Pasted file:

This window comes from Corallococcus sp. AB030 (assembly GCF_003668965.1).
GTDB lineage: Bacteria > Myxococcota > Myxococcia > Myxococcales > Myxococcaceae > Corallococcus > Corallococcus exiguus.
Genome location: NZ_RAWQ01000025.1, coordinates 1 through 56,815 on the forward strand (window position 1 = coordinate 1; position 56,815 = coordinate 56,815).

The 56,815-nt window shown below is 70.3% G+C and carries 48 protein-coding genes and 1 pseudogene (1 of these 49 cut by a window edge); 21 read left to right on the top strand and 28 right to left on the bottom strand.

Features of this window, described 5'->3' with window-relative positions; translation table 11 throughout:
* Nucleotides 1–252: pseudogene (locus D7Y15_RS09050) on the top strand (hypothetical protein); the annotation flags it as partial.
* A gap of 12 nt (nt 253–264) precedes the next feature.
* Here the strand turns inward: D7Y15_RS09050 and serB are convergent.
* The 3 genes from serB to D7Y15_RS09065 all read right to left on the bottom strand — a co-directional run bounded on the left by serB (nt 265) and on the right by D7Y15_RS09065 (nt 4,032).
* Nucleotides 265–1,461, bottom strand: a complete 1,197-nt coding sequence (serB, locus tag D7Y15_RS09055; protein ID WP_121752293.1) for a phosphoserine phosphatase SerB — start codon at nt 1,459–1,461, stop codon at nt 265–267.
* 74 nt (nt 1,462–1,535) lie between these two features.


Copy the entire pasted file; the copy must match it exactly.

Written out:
This window comes from Corallococcus sp. AB030 (assembly GCF_003668965.1).
GTDB lineage: Bacteria > Myxococcota > Myxococcia > Myxococcales > Myxococcaceae > Corallococcus > Corallococcus exiguus.
Genome location: NZ_RAWQ01000025.1, coordinates 1 through 56,815 on the forward strand (window position 1 = coordinate 1; position 56,815 = coordinate 56,815).

The 56,815-nt window shown below is 70.3% G+C and carries 48 protein-coding genes and 1 pseudogene (1 of these 49 cut by a window edge); 21 read left to right on the top strand and 28 right to left on the bottom strand.

Features of this window, described 5'->3' with window-relative positions; translation table 11 throughout:
* Nucleotides 1–252: pseudogene (locus D7Y15_RS09050) on the top strand (hypothetical protein); the annotation flags it as partial.
* A gap of 12 nt (nt 253–264) precedes the next feature.
* Here the strand turns inward: D7Y15_RS09050 and serB are convergent.
* The 3 genes from serB to D7Y15_RS09065 all read right to left on the bottom strand — a co-directional run bounded on the left by serB (nt 265) and on the right by D7Y15_RS09065 (nt 4,032).
* Nucleotides 265–1,461, bottom strand: a complete 1,197-nt coding sequence (serB, locus tag D7Y15_RS09055; protein ID WP_121752293.1) for a phosphoserine phosphatase SerB — start codon at nt 1,459–1,461, stop codon at nt 265–267.
* 74 nt (nt 1,462–1,535) lie between these two features.